1) Self-harm is one of the best predictors of eventual suicide. Studies have shown that risk of suicide increases 50-100 times within the first 12 months after an episode of self-harm, compared to the general population risk (Cooper et al., 2005). Additionally, the majority of people who die by suicide have a history of self-injury (Appleby, et al., 1999). Frequency of self-harm is more strongly related to suicidal behavior than depression, anxiety, borderline personality disorder, or impulsivity (Klonsky, May & Glenn, 2013).
2) Self-harm behavior damages the body, sometimes permanently. Cutting and burning often cause scars that last forever. There is also the possibility that self-harm may unintentionally result in death.
3) Self-harm is antithetical to the process of therapy. Patients are in therapy to learn to be happier, to better their lives, to learn to love themselves and have healthy relationships. It is hard to imagine these goals can be accomplished while actively causing physical damage to one’s body. “Actions based on the intent to harm oneself are simply incompatible with every other goal of any therapy. The effectiveness of all voluntary psychotherapy is based, at least to some extent, on developing an intent to help rather than harm oneself. Thus, treatment of self-harm goes to the heart of the therapeutic task” (Linehan, 1993, p. 127).
4) We cannot, as therapists, credibly communicate caring for a patient without reacting to their self-harm and insisting that it must stop. In that sense, devoting therapeutic time and energy towards cessation of self-harm can be considered strong communications of compassion and care.
Treatment of Self-harm
Treatment of self-harm and ED is notoriously difficult. Many of us have an impulse to judge self-harm; it’s hard to understand and we want them to “just stop”. Therapists must approach the topic non-judgmentally and join with their patients to determine the function(s) of the behavior.
There are several reasons that self-harm can be difficult to tackle successfully. Just as with eating disorder behaviors, there is an inherent ego-syntonicity and ambivalence toward stopping the self-harm. My patients frequently let me know that although learning new skills might help regulate emotions, these skills often don’t work as well – and as quickly – as self-harm. Self-harm also tends to be glorified in some social media and peer groups. Whether they learned about the behavior from others or not, self-harm often gets a reaction out of others, even if that is not the intent behind the behavior. Most of us have an instinct to comfort, reassure, and try to help someone who is expressing the urge to self-harm, and this support can be a powerful reinforcer, inadvertently increasing the chances of the behavior recurring. Self-harm behaviors can also satisfy an internal need to rebel against someone or something, or to prove a point, even if no one knows about the self-harm.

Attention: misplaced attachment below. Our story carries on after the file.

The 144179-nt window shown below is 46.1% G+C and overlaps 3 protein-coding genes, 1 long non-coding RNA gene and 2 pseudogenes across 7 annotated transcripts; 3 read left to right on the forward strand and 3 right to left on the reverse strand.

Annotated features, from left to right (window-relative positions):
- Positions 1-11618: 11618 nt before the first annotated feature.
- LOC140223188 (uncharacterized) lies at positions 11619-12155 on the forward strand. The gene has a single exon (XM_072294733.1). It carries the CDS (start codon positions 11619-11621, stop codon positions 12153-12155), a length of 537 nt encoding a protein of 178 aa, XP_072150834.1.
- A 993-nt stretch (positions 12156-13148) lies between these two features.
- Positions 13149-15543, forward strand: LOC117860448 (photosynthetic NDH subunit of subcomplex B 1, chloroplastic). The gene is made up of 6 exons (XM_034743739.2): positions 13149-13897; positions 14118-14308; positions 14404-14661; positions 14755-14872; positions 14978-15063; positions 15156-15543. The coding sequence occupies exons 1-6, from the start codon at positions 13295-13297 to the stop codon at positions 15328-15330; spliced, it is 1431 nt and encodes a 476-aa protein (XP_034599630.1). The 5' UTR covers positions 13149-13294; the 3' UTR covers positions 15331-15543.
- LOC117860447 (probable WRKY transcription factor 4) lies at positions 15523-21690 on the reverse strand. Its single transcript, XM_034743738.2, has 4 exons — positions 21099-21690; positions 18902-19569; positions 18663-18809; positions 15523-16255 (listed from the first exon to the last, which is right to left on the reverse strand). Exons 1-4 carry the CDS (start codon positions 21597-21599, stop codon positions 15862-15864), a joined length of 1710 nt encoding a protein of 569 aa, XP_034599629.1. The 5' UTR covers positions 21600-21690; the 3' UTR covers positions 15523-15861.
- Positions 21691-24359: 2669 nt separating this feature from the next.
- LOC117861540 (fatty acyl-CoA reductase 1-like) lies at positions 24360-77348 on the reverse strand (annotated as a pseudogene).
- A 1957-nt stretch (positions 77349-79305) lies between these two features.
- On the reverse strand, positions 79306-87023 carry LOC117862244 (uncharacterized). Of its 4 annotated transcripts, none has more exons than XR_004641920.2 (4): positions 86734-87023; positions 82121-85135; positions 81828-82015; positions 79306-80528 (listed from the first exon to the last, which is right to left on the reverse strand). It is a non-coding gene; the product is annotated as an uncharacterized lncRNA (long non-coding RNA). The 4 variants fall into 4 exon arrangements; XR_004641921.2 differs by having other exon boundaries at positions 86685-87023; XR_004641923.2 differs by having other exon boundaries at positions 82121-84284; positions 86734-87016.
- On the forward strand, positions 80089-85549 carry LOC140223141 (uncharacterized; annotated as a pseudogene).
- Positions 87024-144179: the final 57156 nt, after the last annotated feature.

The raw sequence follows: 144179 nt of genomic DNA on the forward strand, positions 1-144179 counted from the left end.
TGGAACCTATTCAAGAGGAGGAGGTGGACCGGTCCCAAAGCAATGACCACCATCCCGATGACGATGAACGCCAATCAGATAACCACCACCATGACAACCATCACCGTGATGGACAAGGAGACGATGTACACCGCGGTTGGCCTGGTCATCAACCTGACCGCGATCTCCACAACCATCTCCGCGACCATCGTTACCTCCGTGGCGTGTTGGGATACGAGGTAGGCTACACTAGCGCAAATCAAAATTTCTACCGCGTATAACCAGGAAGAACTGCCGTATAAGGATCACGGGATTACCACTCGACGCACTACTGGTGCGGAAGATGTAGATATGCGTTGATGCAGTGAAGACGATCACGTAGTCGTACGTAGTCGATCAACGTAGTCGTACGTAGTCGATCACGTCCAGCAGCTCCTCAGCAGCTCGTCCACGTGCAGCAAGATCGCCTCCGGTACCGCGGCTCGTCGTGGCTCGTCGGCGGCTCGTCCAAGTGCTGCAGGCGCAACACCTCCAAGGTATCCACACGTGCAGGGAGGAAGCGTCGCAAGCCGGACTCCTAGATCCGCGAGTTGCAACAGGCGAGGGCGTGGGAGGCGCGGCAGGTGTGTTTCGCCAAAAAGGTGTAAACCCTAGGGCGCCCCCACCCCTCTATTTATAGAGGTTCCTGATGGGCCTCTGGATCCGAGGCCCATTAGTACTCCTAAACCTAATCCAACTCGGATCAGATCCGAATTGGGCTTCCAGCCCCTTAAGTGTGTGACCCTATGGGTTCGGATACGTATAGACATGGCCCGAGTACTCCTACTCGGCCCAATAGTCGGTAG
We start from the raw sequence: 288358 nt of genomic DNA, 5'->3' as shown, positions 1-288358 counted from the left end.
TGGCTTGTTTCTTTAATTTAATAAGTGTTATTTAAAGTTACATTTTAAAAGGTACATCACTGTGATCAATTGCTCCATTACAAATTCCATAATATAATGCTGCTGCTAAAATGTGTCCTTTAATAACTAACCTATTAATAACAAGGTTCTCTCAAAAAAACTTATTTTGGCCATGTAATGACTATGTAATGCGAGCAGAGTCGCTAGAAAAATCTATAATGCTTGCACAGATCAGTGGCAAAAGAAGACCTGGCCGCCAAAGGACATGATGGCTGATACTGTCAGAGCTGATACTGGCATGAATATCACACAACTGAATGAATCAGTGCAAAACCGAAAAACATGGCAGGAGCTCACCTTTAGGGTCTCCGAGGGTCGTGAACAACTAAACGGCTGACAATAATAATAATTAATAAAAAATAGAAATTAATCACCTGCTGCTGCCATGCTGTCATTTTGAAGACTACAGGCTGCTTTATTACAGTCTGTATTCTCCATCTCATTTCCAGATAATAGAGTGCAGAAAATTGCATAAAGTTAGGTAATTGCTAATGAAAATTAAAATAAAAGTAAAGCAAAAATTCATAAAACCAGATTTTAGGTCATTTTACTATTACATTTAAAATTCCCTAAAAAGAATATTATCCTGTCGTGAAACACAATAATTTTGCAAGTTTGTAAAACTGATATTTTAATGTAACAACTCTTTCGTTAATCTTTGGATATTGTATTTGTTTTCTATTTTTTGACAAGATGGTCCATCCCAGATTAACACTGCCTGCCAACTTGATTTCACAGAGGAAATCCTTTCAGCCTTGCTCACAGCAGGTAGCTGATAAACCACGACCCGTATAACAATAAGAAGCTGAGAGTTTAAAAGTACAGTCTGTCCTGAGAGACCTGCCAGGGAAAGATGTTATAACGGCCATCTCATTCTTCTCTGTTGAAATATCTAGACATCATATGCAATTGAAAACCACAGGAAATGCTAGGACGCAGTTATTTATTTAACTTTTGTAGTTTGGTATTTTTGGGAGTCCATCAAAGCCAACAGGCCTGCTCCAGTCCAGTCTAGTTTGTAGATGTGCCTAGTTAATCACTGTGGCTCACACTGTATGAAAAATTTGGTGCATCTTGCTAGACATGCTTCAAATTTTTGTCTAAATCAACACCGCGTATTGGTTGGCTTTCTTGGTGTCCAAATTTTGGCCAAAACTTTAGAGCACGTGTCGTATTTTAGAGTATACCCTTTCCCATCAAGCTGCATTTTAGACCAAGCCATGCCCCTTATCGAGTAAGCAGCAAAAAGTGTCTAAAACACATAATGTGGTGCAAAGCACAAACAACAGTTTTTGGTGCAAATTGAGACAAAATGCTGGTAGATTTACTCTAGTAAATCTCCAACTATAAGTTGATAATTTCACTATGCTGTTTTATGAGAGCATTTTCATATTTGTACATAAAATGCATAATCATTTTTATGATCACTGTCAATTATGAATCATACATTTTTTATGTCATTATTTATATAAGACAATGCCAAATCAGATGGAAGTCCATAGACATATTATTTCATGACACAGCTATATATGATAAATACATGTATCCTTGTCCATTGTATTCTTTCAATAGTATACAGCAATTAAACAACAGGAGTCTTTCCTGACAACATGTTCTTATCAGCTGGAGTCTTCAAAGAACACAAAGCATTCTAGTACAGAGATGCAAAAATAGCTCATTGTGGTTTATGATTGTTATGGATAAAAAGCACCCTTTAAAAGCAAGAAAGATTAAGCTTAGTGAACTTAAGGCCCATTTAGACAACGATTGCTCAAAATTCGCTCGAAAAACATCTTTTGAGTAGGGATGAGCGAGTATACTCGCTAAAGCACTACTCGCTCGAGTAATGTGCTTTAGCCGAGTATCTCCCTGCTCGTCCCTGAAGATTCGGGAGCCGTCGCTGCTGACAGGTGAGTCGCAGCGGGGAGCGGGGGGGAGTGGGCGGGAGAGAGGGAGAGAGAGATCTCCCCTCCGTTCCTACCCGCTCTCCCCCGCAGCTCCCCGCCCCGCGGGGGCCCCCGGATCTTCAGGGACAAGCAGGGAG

Treatment should be focused on teaching the patient how to regulate his or her emotions in more skillful ways. The patient must learn to be aware of and accept emotions as a normal and non-threatening part of life, and not avoid meaningful life activities out of fear of negative emotions. S/he must also learn to not necessarily act on emotions, especially on impulsive, self-destructive behaviors. Lastly, the patient must learn skills and strategies for reducing the intensity and duration of unwanted emotions (Gratz & Roemer, 2004).
Skills for coping with emotion are taught in many therapy modalities and DBT is a well-researched treatment with a heavy focus on skills acquisition (Kliem, Kröger, & Kosfelder, 2010). The therapist’s stance of refusing to settle for a life that includes self-harm, combined with learning new skills for emotion regulation, can be a powerful and effective approach to recovery.
About the author –
Dr. Leslie Karwoski Anderson is a clinical assistant professor and training director at UCSD Eating Disorders Center. She has a Ph.D. in clinical psychology from the University of Kansas, and completed her clinical internship at Duke University Medical Center. Before coming to UCSD, she held a clinical faculty appointment at the University of Washington, was a supervisor in Marsha Linehan’s DBT training clinic, and was a staff psychologist at the DBT Center of Seattle. She currently oversees the training and clinical supervision of the UCSD EDC staff, and conducts individual, family and group therapy for anorexia, bulimia, binge eating disorder and EDNOS. Her research interests are in treatment development, evaluation, and outcomes, especially with regards to adaptations of DBT and FBT, and she has published several papers in this area. She frequently gives talks and workshops on DBT, eating disorders, suicidality, and related topics in the community and at national conferences. She is currently serving as the co-chair of the Academy of Eating Disorders DBT Special Interest Group.